Category: Non-fiction

Lutz Hachmeister
Schleyer. Eine deutsche Geschichte
[Schleyer. A German Story]

Biography

Review

As Lutz Hachmeister’s subtitle already indicates, this book is not a biography in the conventional sense. Schleyer. A German Story presents a longitudinal section of German history from 1915 to 1977. It sheds light on the areas of German society where the life of this representative of German industry primarily played out and which hold the explanations for his decisions and modus operandi. The author juxtaposes Schleyer’s personal biography with copious material pertaining to his social, politcal and economic environment.

In his introduction Hachmeister outlines the method with which he would like to shatter “the permanent occupation of Hanns Martin Schleyer’s biography by the Red Army Faction (RAF).“ By combining a biographical presentation of Schleyer’s family background, the course of his education, political involvement and career with a detailed examination of their social and political context, Hachmeister has opened an approach to an “understanding-based,” “empathetic” portrayal of Hanns Martin Schleyer’s life and world.

Even the way the author has structured the book places special emphasis on the first half of Schleyer’s life, thereby also underscoring Schleyer’s early involvement in political organizations and his wholesale adoption of the National Socialist world view, in addition to the strong influence of family factors. Hachmeister thus devotes two thirds of the biographical presentation (prior to Schleyer’s abduction in the fall of 1977) to the thirty years between 1915, the year of his birth, and 1945, when his employment in the economic office of Nazi-occupied Bohemia and Moravia ended with his flight and subsequent imprisonment by French occupation forces. The final third of the book spans another period of slightly more than thirty years and focuses equally on Schleyer’s rise at Daimler-Benz, his (lost) struggle for the chairmanship, and on his role as a representative of the German Employers’ Association within the political structures of a still-young Federal Republic of Germany during the 1960s and ‘70s.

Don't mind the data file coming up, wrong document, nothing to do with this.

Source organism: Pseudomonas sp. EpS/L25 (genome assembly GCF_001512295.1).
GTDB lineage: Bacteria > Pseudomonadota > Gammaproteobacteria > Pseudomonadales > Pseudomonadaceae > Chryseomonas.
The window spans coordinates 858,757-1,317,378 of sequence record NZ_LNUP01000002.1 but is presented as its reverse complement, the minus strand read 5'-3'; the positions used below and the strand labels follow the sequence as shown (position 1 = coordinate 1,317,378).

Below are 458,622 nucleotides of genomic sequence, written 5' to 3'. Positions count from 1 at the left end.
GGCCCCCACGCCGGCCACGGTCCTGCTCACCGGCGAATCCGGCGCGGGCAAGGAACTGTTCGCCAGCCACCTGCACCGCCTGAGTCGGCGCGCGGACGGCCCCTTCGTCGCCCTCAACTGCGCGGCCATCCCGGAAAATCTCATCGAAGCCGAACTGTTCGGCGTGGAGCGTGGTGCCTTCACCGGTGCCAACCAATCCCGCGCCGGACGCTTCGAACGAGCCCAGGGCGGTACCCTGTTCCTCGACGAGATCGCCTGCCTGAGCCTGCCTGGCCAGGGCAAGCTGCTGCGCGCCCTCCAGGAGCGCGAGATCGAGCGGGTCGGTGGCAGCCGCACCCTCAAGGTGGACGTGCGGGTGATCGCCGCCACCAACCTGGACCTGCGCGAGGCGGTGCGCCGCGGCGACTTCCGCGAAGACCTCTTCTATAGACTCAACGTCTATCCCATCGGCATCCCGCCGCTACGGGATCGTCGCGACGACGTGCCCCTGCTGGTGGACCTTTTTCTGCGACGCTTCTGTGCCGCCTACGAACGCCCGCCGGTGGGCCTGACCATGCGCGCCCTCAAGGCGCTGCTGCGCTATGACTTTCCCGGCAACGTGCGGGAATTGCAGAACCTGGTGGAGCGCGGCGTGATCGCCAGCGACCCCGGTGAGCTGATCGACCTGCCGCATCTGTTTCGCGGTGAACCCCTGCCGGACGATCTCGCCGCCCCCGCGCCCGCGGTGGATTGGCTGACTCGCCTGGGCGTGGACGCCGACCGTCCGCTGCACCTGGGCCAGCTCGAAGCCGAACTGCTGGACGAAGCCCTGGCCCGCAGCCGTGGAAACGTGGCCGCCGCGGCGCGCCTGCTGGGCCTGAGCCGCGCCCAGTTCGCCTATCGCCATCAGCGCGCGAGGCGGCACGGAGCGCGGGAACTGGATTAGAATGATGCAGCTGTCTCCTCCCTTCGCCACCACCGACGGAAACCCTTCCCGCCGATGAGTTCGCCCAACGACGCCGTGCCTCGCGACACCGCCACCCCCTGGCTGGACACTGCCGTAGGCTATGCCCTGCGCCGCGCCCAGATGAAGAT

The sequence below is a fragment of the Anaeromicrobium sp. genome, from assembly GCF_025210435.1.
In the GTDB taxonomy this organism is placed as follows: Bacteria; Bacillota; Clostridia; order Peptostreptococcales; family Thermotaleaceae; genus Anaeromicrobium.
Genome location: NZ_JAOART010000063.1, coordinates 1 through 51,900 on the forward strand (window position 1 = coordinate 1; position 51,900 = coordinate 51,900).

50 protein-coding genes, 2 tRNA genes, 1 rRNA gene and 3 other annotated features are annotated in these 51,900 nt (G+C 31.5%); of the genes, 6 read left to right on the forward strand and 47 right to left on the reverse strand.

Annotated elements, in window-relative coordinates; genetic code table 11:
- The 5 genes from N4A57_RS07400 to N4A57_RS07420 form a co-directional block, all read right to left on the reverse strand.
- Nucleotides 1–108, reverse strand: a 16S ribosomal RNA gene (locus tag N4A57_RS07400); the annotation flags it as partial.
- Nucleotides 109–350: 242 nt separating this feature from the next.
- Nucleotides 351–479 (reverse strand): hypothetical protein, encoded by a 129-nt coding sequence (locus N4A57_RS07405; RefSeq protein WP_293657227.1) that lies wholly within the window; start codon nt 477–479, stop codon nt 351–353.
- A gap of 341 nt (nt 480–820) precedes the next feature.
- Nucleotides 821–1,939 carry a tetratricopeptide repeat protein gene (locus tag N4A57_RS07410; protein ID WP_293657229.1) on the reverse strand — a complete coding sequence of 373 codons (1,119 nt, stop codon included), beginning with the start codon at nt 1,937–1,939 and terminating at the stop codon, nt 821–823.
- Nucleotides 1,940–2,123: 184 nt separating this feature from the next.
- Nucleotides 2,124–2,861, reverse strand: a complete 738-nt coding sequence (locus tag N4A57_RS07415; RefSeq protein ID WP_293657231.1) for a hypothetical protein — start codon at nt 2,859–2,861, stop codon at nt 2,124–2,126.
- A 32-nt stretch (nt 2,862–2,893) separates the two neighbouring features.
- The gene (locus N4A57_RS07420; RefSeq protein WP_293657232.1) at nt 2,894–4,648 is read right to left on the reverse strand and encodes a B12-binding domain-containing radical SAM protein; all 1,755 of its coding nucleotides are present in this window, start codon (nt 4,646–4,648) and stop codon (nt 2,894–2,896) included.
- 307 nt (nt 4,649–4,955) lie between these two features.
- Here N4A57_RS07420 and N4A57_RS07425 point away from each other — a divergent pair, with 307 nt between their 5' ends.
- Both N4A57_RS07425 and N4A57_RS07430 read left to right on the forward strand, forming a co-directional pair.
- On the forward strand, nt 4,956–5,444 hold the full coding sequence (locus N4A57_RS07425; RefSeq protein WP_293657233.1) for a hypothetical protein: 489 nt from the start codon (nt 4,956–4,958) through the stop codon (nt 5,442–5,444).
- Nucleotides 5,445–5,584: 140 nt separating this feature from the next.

Hanns Martin Schleyer was born into a family of theologians, lawyers and teachers during the middle of the First World War. Family sentiment was German nationalist. Even as a secondary school student, Schleyer had already become involved with a “fatherland-oriented” fraternity named Teutonia. In 1931 he joined the Hitler Youth and on July 1, 1933, two months after his 18th birthday, he became a member of the SS.

His years as a law student in Heidelberg also were defined by intense political commitments. After first playing an active role in his fraternity he soon concentrated exclusively on the key Nazi student groups, and in 1937 assumed various senior positions in the Nazi Studentenwerk (Student Association). At the same time he became a member of the National Socialist German Workers Party. Shortly after Hitler’s annexation of Austria in 1938, rather than taking a position as a legal trainee he moved to Innsbruck, where he headed the local Studentenwerk and received his degree in 1939.

He served in the Mountain Troops for just under a year until he was discharged as unfit, and then was posted as director of the Studentenwerk in Prague in 1941. Two years later he joined the Zentralverband der Industrie für Böhmen und Mähren (Central Federation of Industry for Bohemia and Moravia), first as a specialist and later as chief of staff for the president’s office where he remained employed until the end of the Second World War.